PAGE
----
Place: USA

Weekly Dispatches from the Frontlines of World Literature

The latest literary news from Tibet, North America, and South Africa.

Friday, as you well know, is world literature news day here at Asymptote. This week, we delve into news from three continents. In Asia, Social Media Manager Sohini Basak has been following the Tibetan literary discussion, while in North America, Blog Editor Nina Sparling is keeping a close eye on post-election developments. Finally, we go to South Africa where Editor-at-Large Alice Inggs has plenty of awards news. 

Social Media Manager Sohini Basak sends us this fascinating report on the Tibetan literary scene:

Some very interesting work on Tibetan literature is in the pipelines, as we found out from writer and researcher Shelly Bhoil Sood. Sood is co-editing two anthologies of academic essays (forthcoming from Lexington Books in 2018) on Tibetan narratives in exile with Enrique Galvan Alvarez. These books will offer a comprehensive study of different cultural and socio-political narratives crafted by the Tibetan diaspora since the 1950s, and will cover the literary works of writers such as Jamyang Norbu, Tsewang Pemba, Tsering Wangmo Dhompa, Tenzin Tsundue as well as look at the cinematographic image of Tibet in the West and the music and dance of exile Tibet.

Speaking to Asymptote, Shelly expressed concern for indigenous Tibetan languages: ‘It is unfortunate that the condition of exile for Tibetans, while enabling secular education in English and Hindi, has been detrimental to the Tibetan language literacy among them.’ She also pointed towards important work being done by young translators of Tibetans like Tenzin Dickie and Riga Shakya and UK-based Dechen Pemba, who is dedicated to making available in English several resistance and banned writings from Tibet, including the blog posts of the Sinophone Tibetan writer Tsering Woeser (who is prohibited from travelling outside Tibet), on highpeakspureearth.com.

At Himal magazine, which Asymptote reported in an earlier column will suspend operations from November due to “non-cooperation of regulatory state agencies in Nepal”, writer and scholar Bhuchung D Sonam has pointed to another facet of Tibetan literature, in what could be one of the last issues of the magazine. In his essay, Sonam looks at the trend in Tibetan fiction to often use religion and religious metaphors as somewhat formulaic devices which ‘leaves little space for exploration and intellectual manoeuvring’. He sees this trend being adopted by several writers as a challenge to locate themselves ‘between the need to earn his bread and desire to write without fear, and between the need to tell a story and an urge to be vocal about political issues and faithful to religious beliefs.’ READ MORE…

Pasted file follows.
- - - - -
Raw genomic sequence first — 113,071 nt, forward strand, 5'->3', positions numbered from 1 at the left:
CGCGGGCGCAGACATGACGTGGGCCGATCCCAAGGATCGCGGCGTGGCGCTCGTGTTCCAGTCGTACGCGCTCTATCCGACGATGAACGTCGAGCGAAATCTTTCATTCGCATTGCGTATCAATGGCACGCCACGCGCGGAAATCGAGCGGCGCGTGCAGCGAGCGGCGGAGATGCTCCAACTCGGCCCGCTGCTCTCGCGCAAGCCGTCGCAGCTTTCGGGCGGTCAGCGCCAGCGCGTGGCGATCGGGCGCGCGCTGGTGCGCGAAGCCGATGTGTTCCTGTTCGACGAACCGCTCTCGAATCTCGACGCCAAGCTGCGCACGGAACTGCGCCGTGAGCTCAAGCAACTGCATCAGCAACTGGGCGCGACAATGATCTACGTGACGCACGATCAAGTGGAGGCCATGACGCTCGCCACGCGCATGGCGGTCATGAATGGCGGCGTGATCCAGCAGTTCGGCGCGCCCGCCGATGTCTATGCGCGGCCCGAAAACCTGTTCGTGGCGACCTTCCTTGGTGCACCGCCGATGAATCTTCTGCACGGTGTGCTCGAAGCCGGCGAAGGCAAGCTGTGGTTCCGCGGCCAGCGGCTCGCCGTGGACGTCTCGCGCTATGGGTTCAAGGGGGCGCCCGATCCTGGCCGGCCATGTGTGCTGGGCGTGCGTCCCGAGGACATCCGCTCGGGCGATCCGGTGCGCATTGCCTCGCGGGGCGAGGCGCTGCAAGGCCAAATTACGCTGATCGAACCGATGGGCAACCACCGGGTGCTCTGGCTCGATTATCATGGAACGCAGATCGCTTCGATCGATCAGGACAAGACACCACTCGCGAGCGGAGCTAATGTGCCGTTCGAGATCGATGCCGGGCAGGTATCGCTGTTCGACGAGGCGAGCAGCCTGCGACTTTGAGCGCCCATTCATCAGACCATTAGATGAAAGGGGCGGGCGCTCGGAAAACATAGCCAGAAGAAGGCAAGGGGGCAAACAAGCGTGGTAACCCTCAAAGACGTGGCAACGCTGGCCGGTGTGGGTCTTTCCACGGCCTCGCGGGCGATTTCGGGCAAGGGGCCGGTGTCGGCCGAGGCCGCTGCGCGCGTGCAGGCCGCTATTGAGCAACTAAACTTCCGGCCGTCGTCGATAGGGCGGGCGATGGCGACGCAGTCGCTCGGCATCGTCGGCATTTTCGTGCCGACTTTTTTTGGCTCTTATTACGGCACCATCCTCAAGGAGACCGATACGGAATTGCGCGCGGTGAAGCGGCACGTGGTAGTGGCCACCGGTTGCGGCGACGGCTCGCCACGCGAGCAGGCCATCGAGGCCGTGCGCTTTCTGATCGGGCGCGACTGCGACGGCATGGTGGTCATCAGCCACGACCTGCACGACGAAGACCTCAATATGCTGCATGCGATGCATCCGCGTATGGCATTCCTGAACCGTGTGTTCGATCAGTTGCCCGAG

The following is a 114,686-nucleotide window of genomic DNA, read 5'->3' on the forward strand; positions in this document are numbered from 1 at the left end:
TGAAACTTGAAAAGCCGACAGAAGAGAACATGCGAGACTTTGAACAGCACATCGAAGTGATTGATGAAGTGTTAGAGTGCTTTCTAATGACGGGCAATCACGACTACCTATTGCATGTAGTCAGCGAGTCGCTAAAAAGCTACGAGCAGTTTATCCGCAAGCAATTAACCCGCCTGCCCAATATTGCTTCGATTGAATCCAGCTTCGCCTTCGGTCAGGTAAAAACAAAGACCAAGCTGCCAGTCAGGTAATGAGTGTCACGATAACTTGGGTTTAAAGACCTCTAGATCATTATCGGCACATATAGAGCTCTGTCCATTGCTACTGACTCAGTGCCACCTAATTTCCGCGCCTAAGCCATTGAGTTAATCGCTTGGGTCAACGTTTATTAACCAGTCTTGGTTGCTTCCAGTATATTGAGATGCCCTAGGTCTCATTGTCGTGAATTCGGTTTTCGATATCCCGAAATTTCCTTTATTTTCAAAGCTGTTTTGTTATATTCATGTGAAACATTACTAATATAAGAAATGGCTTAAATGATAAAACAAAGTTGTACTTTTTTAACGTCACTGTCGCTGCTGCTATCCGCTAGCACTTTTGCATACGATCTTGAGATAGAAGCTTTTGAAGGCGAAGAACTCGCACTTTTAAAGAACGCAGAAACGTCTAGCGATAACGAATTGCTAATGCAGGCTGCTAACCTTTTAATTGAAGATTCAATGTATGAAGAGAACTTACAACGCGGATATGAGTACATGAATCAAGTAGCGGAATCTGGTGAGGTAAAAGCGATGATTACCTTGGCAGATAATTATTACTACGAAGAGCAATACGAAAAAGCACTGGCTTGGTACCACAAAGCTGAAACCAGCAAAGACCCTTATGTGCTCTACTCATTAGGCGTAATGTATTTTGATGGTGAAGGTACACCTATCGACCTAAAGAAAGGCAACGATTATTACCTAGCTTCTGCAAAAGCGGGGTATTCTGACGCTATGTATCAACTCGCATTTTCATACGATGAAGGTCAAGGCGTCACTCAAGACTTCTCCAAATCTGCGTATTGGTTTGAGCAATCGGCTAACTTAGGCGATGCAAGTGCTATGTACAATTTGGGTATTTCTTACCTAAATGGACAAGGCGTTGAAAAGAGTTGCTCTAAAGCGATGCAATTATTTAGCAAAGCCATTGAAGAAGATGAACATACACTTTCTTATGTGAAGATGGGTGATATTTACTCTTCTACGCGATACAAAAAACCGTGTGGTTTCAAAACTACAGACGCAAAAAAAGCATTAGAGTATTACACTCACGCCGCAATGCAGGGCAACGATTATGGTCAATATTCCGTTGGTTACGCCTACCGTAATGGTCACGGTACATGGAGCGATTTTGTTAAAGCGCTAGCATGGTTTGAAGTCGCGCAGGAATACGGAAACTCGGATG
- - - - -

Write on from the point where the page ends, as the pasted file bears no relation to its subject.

Translation Tuesday: “Amigos Mexicanos” by Juan Villoro

I was afraid he was going to ask me to give him back the money (...) I told him I was busy because a witch had put the evil eye on me.

1. Katzenberg

The phone rang twenty times. The caller must have been thinking that I live in a villa where it takes forever to get from the stables to the phone, or that there’s no such thing as cordless phones here, or that I experience fits of mystic uncertainty and have a hard time deciding to pick up the receiver. That last one was true, I’m sorry to say.

It was Samuel Katzenberg. He had come back to Mexico to do a story on violence. Last visit, he’d been traveling on The New Yorker’s dime. Now he was working for Point Blank, one of those publications that perfume their ads and print how-to’s on being a man of the world. It took him two minutes to tell me the move was an improvement.

“In Spanish, point blank is ‘a quemarropa.’” Katzenberg hadn’t grown tired of showing off how well he spoke the language. “The magazine doesn’t just publish fluff pieces; my editor looks for serious stories. She’s a very cool mujer, a one-woman fiesta. Mexico is magical, but confusing. I need your help to figure out which parts are horrible and which parts are Buñuel-esque.” He tongued the ñ as if he were sucking on a silver bullet and offered me a thousand dollars.

Then I explained why I was offended.

READ MORE…

“The Illustrated Woman” by Guillermo Rosales Translated from the Spanish by Anna Kushner

Taking license with Ray Bradbury

If you ever pass through Citrus Park, I recommend that you not enter Miss Roberta Donovan’s bar. Keep going, at full speed, and try not to listen to the siren’s song of the women tattooed on that enormous madam. I had the bad luck of stopping in Citrus because my car broke down there. The radiator, the spark plugs, who knows what went wrong with my old ’69 Mazda. Today it’s gone forever in the sands of that ghost town.

Because, gentlemen, Citrus Park is a ghostly town. There are no garages, no markets, no pharmacies, no cafés: nothing. One glance is enough to understand that it’s completely uninhabited, perhaps due to those hurricanes in the early part of the century that beat the Florida coast with unusual fury. The houses are in ruins, the streets are made of white sand, and millions of gi­ant red ants crawl over everything in search of scarce shrubs found around the periphery. They’re enormous ants, perhaps the world’s largest, and they attack humans, leaving enormous terribly itchy welts. READ MORE…